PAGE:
But the Northern Boulevard store, whose proceeds go to cancer research, cannot afford to pay either shovelers or the $100 summons, and it is calling on the public to help keep its storefront clear.
"They really go after everyone," said store manager Helen Handelman of the Sanitation Department, which issued the ticket Jan. 21. "We need some volunteers to shovel the snow."
Many of the volunteers who man the shop are senior citizens.
The city's plowing budget for this year was $20 million, a figure it had already overspent by $1 million before the latest snowstorm even hit, said Sanitation Department spokeswoman Kathy Dawkins.
Over 7,000 tickets had been issued citywide for unshoveled sidewalks since Jan. 19, she said, but could not provide a figure for Queens. The fines range from $100 to $350 for repeat offenders.
One of those hit with a $100 ticket was the Little Neck thrift store, which employs 52 volunteers - all of them cancer survivors or relatives of cancer patients.
"If I call someone and ask them to shovel, they want so much money," said Handelman. "We try to do it, but it's really hard."
After a snowfall ends, business and property owners have four hours under city regulations to clear the snow from the front of their buildings to the curb. They have until 11 a.m. the next day if the snow stops falling after 9 p.m.
Owners must clear a pedestrian pathway and throw down salt, sand, cat litter or some other melting or clumping agent.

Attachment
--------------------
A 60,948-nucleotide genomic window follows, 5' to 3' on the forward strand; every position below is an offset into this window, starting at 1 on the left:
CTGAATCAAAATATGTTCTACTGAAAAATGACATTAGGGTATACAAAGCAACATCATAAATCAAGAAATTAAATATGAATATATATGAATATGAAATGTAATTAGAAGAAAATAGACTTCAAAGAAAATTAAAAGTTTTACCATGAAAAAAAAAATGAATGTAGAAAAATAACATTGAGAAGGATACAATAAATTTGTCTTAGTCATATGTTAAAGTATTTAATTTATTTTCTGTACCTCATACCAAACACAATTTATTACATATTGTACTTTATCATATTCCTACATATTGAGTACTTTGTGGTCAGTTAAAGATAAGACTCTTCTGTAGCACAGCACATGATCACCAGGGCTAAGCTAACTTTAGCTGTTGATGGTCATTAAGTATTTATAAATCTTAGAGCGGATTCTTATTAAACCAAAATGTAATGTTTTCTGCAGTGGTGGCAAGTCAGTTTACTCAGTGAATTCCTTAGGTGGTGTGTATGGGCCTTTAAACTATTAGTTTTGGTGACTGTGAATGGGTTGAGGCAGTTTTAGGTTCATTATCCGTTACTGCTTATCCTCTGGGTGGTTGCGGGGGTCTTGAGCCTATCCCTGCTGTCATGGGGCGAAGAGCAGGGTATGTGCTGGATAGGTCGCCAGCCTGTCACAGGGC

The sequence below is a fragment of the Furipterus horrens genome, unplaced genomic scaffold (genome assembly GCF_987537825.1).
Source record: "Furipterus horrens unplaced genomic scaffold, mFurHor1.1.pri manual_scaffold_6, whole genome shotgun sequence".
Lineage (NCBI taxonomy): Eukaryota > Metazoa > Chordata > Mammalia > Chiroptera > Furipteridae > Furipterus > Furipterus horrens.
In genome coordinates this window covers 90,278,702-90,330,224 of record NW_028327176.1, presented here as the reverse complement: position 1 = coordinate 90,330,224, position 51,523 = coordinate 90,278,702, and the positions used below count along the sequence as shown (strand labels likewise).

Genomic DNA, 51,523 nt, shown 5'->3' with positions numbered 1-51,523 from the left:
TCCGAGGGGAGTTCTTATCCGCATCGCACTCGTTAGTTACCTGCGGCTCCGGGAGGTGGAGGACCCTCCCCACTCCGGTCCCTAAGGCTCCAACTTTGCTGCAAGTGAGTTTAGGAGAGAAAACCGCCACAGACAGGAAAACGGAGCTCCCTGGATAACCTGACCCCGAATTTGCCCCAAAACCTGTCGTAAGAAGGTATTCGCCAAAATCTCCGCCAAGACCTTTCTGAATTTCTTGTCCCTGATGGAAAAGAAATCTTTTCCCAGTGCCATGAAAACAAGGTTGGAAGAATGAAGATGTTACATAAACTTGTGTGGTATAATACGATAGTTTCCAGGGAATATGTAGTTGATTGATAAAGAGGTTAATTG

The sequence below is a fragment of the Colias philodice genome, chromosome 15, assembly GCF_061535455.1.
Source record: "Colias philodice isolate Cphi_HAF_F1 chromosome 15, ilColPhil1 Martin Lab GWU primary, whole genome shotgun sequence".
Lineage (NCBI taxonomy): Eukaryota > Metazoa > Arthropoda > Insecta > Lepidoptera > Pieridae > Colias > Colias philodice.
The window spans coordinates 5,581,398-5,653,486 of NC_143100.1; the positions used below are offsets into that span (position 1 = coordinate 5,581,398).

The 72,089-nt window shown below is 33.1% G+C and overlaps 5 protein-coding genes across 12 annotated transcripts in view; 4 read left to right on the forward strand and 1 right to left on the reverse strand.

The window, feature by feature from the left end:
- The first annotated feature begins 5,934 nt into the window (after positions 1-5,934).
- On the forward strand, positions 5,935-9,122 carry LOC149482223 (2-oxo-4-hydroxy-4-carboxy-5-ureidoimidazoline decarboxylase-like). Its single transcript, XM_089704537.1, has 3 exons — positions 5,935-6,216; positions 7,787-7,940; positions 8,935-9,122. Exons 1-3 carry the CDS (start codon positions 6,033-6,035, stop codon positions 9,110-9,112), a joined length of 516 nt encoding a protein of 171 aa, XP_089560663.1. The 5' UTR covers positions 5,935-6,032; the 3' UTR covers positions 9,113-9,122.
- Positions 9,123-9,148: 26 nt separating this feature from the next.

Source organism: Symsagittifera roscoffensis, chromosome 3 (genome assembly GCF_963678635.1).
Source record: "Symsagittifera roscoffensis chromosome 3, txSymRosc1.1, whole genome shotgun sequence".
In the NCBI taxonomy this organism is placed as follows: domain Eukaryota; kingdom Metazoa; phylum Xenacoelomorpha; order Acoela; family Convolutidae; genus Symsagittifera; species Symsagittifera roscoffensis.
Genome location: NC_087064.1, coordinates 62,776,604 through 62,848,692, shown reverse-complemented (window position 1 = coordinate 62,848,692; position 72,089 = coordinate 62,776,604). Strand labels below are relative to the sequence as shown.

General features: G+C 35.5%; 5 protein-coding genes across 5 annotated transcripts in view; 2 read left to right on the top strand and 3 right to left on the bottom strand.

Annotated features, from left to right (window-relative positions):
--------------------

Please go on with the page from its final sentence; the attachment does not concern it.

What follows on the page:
Dawkins said the summons was issued by the agency's night task force to the building's owner, not to the cancer society.
The inspector "did observe ice covering the area, especially on the sides of the premises," said Dawkins, who added that there was no visible salt, sand or cat litter laid in front of the store.
"There are elderly people that have to walk on that sidewalk," said Dawkins.
Handelman said the building's owner cleared the sidewalk shortly before the Sanitation inspectors arrived.
"The snow was shoveled," she said. "They left at 4:30 and the next day I saw the ticket (was written at) 5 p.m."
The cancer society's lease holds the organization, not the landlord, responsible for maintaining the front of the store - a clause that also leaves the group footing the bill for the summons, said Handelman.
A hearing on the ticket was scheduled for March 5. Meanwhile, Handelman has enlisted the help of Public Advocate Betsy Gotbaum in fighting the ticket.
The store desperately needs volunteers to shovel the snow, said Handelman, but she asked that shovelers stop in and introduce themselves "so I know who did it, who I should thank."
The Discovery Shop can be reached at (718) 631-0296.
Reach reporter Ayala Ben-Yehuda by e-mail at news@times
©2004 Community News Group
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